31 October 2009

Happy Halloween, and all that.  To New Yorkers, Happy Third Game of the World Series, and Happy Day Before the Marathon.

I realize that I’m often announcing here news about me me me, read this, I wrote it, etc.  But if you haven’t yet, check out my review of Sergei Dovlatov‘s Ours: A Russian Family Album over at The Millions.  I urge you to do so as a kind of celebration with me; I find book reviews very difficult to write, and I think I finally “hit it” with this one, meaning I think I was able to convey the essence of my love for it (in less than 2,000 words).  “Essence” is a difficult thing to convey, not to mention “love.”  With books, I find it nearly impossible.

And Dovlatov’s work really is something.



28 October 2009

shorthistorywomen_sm I’ve been sitting on, and soaking in, a bit of good news.  Kate Walbert, National Book Award finalist for Our Kind, and author most recently of A Short History of Women, has written a blurb for the dust jacket of Long for This World.

The blurb has on one hand become something of a mundane thing; blurbs go around in literary circles like so many back-scratches.  But the reverence and respect I have for Ms. Walbert’s work as a novelist — smart, original, deeply imagined — and also for the seriousness and focus with which she approaches the writing life, make this bit of fairy dust that she’s generously sprinkled my way (she is a busy teacher and novelist who knows me not at all) feel real.  Like good words for the long journey.

Here’s the blurb:

“An intricately structured and powerfully resonant portrait of lives lived at the crossroads of culture, and a family torn between the old world and the new, Long for This World marks a powerful debut from a young writer of great talent and promise.”

Click here for Kate Walbert on persevering as a writer (short video).

And click here for a terrific roundtable conversation with Charlie Rose, featuring all five of the (female) NBA finalists in 2004, including Walbert.

25 October 2009

Here it is — or at least one — that interview with Bonnie Jo Campbell I was on the lookout for, where she talks about the journey from indie publisher, to major publisher, and then back to small press with her National Book Award finalist American Salvage.

25 October 2009

Belated photos from last week’s reading at KGB.  Apologies that the other readers — Sara Goudarzi and Daniel Meltzer — don’t appear in these; the photographer was a little focused on yours truly. (Apparently, I talk with my hands a lot.)

I had the chance to try out a particular 20-minute section from Long for This World as an oral/aural piece, and it seemed to work pretty well.


w/Adam Sexton


w/ my girlz (and a boyfriend)


a stranger checking out the galley for Long for This World

23 October 2009

The “Omnivore” blog at Bookforum.com is not unlike the periodic Web “roundups” of many literary blogs, except that it seems to me more truly omnivorous, even as it is also more specific, i.e. topical.  Which I love.

Here is a fascinating roundup of essays, articles, explorations, and reviews on the topic of “What Women Want.”  I started with the piece about  why men catcall — because I’ve been disturbed by and angsty about this for some time now.  But that piece is just the appetizer here.  I can’t help but wonder, how do readers keep from getting bloated after gorging on all this content?  (And I’m already three posts behind at Omnivore.  Posts on economics and foreign policy already making my mouth water.)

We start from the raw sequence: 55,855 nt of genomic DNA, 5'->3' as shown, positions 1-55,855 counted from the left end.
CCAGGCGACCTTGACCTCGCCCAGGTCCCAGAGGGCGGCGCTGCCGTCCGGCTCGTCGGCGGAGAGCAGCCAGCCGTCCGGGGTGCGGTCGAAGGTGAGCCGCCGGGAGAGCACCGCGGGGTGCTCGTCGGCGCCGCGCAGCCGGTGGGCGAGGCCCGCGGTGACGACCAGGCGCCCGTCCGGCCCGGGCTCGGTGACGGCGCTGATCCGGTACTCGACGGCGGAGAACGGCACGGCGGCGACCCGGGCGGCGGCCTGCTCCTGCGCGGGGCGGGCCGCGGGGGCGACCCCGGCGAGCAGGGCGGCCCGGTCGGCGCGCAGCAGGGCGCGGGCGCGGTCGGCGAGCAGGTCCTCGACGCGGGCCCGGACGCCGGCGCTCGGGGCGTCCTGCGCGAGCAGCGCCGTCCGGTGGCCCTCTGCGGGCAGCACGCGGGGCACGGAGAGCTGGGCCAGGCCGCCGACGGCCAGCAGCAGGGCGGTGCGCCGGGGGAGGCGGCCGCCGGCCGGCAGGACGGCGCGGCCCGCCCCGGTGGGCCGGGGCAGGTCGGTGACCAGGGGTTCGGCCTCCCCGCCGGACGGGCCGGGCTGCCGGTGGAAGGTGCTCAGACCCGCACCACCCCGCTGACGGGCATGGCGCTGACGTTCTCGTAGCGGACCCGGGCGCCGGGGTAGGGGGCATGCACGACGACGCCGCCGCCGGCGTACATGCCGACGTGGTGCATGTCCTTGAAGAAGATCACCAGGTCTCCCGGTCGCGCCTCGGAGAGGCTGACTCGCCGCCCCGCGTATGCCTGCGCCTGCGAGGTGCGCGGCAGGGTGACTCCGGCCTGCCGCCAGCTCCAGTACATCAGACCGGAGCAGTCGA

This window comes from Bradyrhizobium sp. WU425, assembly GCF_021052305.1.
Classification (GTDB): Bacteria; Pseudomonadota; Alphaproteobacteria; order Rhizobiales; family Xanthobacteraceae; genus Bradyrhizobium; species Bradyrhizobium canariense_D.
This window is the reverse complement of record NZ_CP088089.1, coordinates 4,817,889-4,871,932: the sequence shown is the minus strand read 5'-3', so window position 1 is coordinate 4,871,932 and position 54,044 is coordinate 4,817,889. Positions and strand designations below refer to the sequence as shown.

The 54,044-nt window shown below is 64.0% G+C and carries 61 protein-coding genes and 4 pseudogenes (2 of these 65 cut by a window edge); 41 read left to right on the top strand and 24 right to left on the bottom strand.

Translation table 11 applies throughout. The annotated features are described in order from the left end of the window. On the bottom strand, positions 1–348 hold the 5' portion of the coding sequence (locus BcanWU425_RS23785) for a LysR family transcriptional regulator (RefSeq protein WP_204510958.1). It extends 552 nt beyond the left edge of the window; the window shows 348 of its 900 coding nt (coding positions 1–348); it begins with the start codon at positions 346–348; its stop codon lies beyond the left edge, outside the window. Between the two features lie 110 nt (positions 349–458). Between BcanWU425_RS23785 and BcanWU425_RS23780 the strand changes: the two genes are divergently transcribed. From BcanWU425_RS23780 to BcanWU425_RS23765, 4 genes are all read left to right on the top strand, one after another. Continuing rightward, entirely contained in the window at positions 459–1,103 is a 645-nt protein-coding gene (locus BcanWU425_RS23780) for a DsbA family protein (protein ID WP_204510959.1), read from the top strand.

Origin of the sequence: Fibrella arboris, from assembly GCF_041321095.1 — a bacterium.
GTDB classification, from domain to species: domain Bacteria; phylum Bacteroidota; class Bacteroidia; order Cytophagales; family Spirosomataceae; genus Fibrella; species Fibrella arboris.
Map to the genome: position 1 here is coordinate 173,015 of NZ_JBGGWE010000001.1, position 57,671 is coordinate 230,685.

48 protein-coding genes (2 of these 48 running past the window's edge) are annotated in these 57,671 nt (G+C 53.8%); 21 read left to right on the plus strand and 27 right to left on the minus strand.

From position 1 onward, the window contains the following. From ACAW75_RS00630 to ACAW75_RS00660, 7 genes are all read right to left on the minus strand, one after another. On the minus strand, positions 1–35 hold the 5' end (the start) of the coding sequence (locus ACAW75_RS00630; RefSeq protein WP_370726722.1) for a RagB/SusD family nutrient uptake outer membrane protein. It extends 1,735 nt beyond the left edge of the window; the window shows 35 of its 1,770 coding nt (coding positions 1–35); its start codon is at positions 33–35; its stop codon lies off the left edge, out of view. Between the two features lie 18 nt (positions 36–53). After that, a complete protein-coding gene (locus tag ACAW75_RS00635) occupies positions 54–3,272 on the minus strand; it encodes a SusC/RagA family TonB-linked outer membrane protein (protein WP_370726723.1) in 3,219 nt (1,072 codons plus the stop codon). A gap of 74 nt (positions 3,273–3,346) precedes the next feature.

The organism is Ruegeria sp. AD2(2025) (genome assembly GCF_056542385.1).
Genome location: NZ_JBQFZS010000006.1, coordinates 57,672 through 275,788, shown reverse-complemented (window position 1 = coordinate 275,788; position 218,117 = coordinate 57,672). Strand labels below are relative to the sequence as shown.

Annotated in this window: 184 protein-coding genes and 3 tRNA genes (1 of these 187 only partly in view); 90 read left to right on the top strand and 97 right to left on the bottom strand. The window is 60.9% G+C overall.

This wondering not at all specific to Bookforum or Omnivore, of course.  Just another “analogians anonymous” shrug-with-cross-eyes.

21 October 2009

You gotta love a Cinderella story.  Bonnie Jo Campbell‘s American Salvage is the only National Book Award finalist this year from a small press; Wayne State Press did an initial print run of 1,500.  To me, that speaks of how weird and confusing is the publishing world right now.

And Campbell’s story is much more complicated, really, than Cinderella’s.  Her first story collection, Women and Other Animals (what a title!), was published by University of Massachusetts Press, then the paperback was released by Simon & Schuster.  Her second book, the novel Q Road, was published by Scribner (an imprint of S&S), and was named a Barnes & Noble Discover Great New Writers book.  Her editor for Q Road was Sarah McGrath, a well-known editor, now at Penguin/Riverhead, who has worked with such authors as Khaled Hosseini, Chang-rae Lee, Kate Walbert, Meg Wolitzer, and Maile Maloy.

One wonders how American Salvage landed at Wayne State Press with a 1,500 print run.  I’m sure there’s an interview out there that I haven’t yet discovered that gets into this.  It’s unclear if she has an agent.  I’m looking forward to learning more about Campbell and reading her work; check our her Web site, which definitely gives a sense of her “I Gotta Be Me” personality.

18 October 2009

An interesting, extended comments-conversation going on at The Millions around my most recent post, “The Mommy Problem” — about the tensions between art and parenthood, parents and non-parents, male approach to these questions and female approach.  If you’re a writer or an artist or a parent or a male or a female (or some combination, I assume), join on in.